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By Altus Group | August 17, 2017

Maximizing a facility’s production through efficient operations, necessary capital investment, and regular maintenance is always critical. Over time, however, equipment and buildings wear out, production processes change, and technology advances outpace capital upgrade.

Through all of these changes, property taxes are often a constant and significant budget item, seen as a non-negotiable cost of doing business.  As such, we need to start thinking of property taxes as being negotiable agreements between a facility and the jurisdiction.

This was the key theme of a recent Industry Today guest article by Caroline Miner, Manager, Complex Property Tax, Altus Group.

“Facilities pay taxes for the roads they need to deliver their product and the schools and parks they need to attract a stable workforce,” stated Miner. “Jurisdictions gain income and sales taxes from those employees and, in turn, maintain vibrant communities.”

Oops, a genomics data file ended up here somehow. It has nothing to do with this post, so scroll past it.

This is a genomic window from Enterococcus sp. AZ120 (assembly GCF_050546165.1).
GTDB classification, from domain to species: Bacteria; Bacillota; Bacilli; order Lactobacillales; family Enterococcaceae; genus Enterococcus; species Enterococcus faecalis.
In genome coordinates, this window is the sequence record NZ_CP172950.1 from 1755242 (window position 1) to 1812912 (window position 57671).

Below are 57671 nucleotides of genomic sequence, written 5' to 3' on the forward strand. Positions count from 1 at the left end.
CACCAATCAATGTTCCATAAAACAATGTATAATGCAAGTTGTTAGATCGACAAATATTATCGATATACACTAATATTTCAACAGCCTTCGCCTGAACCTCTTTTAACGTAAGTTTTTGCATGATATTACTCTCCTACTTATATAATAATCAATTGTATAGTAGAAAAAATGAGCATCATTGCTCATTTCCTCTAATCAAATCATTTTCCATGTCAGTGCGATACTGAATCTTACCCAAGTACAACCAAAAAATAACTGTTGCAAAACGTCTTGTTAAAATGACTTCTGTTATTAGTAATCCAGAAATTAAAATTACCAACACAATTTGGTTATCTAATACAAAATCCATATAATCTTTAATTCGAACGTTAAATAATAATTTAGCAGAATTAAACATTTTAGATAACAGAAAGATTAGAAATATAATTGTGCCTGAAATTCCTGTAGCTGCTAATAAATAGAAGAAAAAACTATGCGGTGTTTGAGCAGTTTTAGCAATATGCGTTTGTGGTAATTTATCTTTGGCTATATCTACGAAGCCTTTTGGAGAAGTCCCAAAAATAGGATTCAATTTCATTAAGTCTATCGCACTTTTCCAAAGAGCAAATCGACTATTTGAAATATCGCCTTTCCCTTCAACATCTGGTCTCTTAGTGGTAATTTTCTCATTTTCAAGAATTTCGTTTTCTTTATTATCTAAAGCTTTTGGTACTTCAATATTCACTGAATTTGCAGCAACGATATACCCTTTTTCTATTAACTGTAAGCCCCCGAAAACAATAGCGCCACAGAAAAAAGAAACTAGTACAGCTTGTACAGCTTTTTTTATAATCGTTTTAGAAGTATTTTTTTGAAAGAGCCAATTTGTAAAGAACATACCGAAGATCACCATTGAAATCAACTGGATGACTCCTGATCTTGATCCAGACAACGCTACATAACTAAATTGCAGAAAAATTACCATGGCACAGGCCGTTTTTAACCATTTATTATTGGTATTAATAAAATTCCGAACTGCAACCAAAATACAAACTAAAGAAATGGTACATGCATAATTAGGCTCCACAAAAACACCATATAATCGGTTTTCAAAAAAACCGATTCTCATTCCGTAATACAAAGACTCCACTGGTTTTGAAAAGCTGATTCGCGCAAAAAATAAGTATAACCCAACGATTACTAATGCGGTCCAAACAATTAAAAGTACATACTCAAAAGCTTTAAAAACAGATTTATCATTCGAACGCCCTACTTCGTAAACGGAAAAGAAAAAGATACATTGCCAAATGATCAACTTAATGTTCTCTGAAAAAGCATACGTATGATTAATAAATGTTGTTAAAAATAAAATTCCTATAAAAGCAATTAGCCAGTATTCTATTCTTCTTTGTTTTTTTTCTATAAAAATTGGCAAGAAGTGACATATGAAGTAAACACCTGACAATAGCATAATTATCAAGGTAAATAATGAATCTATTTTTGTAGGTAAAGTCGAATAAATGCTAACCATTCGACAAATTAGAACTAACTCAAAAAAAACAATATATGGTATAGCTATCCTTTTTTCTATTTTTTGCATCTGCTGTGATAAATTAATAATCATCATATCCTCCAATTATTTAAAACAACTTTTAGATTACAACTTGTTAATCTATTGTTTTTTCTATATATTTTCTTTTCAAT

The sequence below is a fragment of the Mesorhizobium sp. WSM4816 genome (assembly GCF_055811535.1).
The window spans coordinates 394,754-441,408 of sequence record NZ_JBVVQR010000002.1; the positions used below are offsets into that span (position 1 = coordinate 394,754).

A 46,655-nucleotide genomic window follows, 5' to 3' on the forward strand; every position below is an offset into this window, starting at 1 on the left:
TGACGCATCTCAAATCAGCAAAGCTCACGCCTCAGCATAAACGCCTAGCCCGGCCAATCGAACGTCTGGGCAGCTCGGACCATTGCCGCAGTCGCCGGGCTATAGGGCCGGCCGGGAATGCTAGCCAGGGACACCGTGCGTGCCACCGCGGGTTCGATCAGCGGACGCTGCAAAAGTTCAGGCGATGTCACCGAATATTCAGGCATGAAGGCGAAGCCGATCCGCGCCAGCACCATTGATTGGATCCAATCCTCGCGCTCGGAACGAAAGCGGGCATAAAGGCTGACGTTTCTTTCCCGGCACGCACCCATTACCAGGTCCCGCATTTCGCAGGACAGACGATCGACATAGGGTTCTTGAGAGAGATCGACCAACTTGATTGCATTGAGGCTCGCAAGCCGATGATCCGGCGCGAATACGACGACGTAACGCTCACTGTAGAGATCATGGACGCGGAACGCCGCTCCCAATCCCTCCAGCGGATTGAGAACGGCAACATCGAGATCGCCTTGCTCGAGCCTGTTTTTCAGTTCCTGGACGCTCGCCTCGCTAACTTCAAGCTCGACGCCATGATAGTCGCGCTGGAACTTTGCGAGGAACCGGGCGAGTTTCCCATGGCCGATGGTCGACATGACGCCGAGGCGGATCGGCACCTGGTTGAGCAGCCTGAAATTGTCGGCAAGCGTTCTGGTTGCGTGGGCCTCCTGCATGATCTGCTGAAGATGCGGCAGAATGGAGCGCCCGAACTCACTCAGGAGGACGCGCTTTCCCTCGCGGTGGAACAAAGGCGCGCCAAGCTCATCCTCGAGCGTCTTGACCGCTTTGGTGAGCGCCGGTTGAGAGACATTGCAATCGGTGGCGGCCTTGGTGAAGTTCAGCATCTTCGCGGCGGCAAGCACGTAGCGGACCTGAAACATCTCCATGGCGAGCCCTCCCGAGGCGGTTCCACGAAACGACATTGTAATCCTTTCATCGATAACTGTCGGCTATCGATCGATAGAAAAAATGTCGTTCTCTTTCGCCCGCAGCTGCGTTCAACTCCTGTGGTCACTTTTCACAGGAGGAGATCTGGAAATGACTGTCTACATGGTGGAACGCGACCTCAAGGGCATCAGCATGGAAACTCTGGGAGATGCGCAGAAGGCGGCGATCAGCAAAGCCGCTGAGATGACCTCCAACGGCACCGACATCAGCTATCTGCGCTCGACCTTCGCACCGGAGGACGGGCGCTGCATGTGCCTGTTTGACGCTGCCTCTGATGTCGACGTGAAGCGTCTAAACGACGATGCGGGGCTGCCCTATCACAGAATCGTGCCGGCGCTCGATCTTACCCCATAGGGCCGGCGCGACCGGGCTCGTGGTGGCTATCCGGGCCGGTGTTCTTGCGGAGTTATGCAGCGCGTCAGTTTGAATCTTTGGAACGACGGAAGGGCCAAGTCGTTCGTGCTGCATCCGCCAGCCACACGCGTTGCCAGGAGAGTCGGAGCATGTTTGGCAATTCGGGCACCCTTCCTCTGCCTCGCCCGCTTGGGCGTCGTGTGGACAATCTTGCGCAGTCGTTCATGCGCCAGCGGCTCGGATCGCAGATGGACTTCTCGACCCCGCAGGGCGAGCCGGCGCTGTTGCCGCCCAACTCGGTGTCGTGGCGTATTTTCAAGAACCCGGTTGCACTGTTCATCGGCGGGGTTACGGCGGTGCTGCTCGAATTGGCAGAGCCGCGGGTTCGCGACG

In addition, she offers a step-by-step approach to negotiating with tax authorities, beginning with an understanding that the value of plant and equipment can be driven more by dynamic markets than depreciation. “Don’t limit your thinking,” she advises.

A property tax appeal is actually a narrative drawn from research and supporting information. By soliciting input from all levels of the manufacturing process – including warehouse and floor production heads – plant and equipment issues can be identified. Data can be leveraged to both determine market factors and define how plant and equipment can cope with them. That data can support the narrative, offering with it the kinds of numbers assessors and appeals boards use in their decisions.

From that information, a real market value assessment can be drawn. Your appeal can demonstrate that your case has long-term impacts and that market dynamics can render a depreciation schedule obsolete.

Perhaps most important here is that the assessors and boards should be convinced that your case offers a win-win outcome, rather than just a win-lose competition. After all, that is the essence of negotiating an agreement.

Read the full article here.

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